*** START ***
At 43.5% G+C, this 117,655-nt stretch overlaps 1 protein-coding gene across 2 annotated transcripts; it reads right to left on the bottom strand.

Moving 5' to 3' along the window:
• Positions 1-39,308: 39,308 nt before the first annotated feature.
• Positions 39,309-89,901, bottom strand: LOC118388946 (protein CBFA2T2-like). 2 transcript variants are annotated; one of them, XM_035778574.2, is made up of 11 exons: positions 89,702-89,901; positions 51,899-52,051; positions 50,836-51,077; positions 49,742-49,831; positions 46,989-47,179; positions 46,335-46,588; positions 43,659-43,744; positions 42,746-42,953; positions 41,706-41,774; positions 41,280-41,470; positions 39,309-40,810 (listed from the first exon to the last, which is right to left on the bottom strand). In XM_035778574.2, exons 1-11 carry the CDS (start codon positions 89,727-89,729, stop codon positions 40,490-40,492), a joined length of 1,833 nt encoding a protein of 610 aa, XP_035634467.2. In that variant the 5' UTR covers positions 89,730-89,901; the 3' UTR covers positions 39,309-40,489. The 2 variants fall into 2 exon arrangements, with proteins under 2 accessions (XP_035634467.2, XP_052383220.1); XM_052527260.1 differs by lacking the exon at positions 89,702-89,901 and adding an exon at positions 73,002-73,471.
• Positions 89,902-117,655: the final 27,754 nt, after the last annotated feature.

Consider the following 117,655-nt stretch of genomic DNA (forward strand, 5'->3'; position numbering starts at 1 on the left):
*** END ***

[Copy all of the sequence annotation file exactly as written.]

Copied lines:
At 43.5% G+C, this 117,655-nt stretch overlaps 1 protein-coding gene across 2 annotated transcripts; it reads right to left on the bottom strand.

Moving 5' to 3' along the window:
• Positions 1-39,308: 39,308 nt before the first annotated feature.
• Positions 39,309-89,901, bottom strand: LOC118388946 (protein CBFA2T2-like). 2 transcript variants are annotated; one of them, XM_035778574.2, is made up of 11 exons: positions 89,702-89,901; positions 51,899-52,051; positions 50,836-51,077; positions 49,742-49,831; positions 46,989-47,179; positions 46,335-46,588; positions 43,659-43,744; positions 42,746-42,953; positions 41,706-41,774; positions 41,280-41,470; positions 39,309-40,810 (listed from the first exon to the last, which is right to left on the bottom strand). In XM_035778574.2, exons 1-11 carry the CDS (start codon positions 89,727-89,729, stop codon positions 40,490-40,492), a joined length of 1,833 nt encoding a protein of 610 aa, XP_035634467.2. In that variant the 5' UTR covers positions 89,730-89,901; the 3' UTR covers positions 39,309-40,489. The 2 variants fall into 2 exon arrangements, with proteins under 2 accessions (XP_035634467.2, XP_052383220.1); XM_052527260.1 differs by lacking the exon at positions 89,702-89,901 and adding an exon at positions 73,002-73,471.
• Positions 89,902-117,655: the final 27,754 nt, after the last annotated feature.

Consider the following 117,655-nt stretch of genomic DNA (forward strand, 5'->3'; position numbering starts at 1 on the left):